Song of the Lamb

Having “overcome” the Beast and its “mark,” the saints stand on the Sea of Glass while singing the song of the Lamb – Revelation 15:1-4. 

The fifteenth chapter introduces seven angels who are poised to empty the contents of the “seven bowls of wrath.” Before they do so, John sees the “overcoming” saints standing on the “sea of glass mingled with fire,” and “singing the song of Moses and  the Lamb.” This victorious company has overcome the “beast, its image, mark, and number.

The chapter’s first paragraph is transitional. It introduces the “seven bowls of wrath” and concludes the present literary section concerning the “war in heaven.”

Structurally, the chapter parallels the “seventh seal” and its transition to the series of “seven trumpets” when the “seventh seal” introduced the angels who held the “seven trumpets” - (Revelation 8:1-6, 15:1-4, 12:1-14:20).

Before the “seven trumpets” sounded, the “prayers of the saints” were offered on the “golden altar” as “incense” to God. Next, an angel hurled fire from the altar onto the earth, and that resulted in “claps of thunder, loud voices, flashes of lightning, and an earthquake.”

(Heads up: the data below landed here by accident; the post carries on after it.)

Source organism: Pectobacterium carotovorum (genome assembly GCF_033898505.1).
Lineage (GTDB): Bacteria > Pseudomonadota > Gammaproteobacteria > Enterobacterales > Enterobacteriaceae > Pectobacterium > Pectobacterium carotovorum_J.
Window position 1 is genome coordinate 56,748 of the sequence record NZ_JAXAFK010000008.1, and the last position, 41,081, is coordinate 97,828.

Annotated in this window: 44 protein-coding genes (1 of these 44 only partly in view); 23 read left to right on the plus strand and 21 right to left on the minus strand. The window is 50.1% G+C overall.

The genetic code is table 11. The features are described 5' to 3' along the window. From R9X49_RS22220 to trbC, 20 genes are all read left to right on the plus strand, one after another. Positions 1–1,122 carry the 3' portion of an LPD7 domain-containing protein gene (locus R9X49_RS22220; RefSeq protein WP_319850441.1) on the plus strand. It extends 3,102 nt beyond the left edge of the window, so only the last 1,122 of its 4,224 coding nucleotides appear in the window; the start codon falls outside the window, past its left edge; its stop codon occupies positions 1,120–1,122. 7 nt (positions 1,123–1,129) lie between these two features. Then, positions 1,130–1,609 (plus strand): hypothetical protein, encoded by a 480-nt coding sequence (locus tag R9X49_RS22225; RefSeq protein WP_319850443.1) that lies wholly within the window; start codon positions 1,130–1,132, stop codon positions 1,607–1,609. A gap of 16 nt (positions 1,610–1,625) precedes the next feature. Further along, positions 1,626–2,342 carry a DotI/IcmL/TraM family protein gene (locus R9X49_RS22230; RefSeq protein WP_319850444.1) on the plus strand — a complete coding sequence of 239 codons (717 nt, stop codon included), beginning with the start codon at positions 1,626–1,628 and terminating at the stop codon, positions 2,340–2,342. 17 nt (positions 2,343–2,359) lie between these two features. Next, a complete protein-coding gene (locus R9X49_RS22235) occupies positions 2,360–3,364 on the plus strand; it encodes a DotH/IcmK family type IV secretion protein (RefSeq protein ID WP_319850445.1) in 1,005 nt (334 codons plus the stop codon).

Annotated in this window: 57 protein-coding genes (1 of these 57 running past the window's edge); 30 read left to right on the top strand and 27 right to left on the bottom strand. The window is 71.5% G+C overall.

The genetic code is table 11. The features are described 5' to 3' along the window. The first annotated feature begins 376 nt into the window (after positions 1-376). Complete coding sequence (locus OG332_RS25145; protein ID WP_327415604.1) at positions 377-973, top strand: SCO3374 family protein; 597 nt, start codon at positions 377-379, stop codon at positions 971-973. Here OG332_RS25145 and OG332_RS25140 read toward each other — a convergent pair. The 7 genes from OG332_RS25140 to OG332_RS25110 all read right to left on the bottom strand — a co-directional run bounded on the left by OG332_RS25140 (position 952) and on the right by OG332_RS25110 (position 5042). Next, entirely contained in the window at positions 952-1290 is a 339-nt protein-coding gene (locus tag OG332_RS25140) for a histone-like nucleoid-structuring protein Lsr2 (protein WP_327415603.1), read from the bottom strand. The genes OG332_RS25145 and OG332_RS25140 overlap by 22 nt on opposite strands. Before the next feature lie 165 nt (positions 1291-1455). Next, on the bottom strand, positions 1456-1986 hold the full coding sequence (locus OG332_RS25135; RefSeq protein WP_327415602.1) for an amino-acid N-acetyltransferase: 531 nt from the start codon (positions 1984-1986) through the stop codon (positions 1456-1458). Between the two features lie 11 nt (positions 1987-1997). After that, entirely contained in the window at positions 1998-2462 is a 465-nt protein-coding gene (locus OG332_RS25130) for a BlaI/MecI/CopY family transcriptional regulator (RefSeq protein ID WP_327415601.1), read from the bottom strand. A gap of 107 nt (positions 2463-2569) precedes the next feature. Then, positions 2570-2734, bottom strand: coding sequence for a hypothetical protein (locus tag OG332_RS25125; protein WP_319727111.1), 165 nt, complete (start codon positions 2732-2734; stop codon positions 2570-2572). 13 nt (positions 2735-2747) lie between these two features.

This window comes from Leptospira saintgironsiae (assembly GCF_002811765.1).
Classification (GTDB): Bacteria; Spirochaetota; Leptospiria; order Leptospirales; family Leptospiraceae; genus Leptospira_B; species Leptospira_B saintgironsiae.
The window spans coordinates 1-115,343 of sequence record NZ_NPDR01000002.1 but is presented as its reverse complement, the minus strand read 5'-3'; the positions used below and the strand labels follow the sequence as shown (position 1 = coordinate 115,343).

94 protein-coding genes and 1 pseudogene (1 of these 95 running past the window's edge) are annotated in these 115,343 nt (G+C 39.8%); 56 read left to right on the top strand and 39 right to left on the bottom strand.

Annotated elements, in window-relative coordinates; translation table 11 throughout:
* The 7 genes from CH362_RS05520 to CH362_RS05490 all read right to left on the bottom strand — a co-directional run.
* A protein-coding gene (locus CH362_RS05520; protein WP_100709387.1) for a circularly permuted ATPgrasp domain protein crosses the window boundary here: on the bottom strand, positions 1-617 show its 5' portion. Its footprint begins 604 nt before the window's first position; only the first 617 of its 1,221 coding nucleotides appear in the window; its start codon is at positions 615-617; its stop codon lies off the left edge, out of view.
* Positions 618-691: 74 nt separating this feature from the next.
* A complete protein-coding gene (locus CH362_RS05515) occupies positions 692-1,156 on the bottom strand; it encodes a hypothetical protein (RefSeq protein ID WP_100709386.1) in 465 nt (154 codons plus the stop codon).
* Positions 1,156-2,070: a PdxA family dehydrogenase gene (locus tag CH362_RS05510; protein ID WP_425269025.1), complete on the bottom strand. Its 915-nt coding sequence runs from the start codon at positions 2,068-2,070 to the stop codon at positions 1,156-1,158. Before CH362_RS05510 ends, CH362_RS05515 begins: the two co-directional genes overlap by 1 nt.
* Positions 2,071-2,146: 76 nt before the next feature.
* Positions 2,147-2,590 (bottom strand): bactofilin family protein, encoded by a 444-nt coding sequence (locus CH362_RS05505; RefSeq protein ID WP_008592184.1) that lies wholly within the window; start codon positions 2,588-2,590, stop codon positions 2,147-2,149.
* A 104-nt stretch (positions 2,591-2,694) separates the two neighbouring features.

Likewise, in chapter 15, before the seven angels are dispatched to unleash the “bowls of wrath,” the “overcoming” saints sing the “song of Moses” in praise and worship to God.

Having triumphed over the “beast, its number and its mark,” the men and women who are redeemed from the earth praise God for His “just and true ways.” This is in preparation for the “seven bowls of wrath” that completed His “wrath” - (Revelation 16:17-21).


Like the “seven trumpets,” the sevenfold series of “bowls” uses language from the ten plagues of Egypt when describing its judgments.
  • (Revelation 15:1) – “And I saw another sign in heaven, great and marvelous, seven angels having the seven last plagues, because in them was ended the wrath of God.

The “seven last plagues” were anticipated by the judgment pronouncements recorded in chapter 14. They provide a graphic picture of the judgments, and they culminate in the destruction of the “great city,” Babylon, at the completion of God’s “wrath.”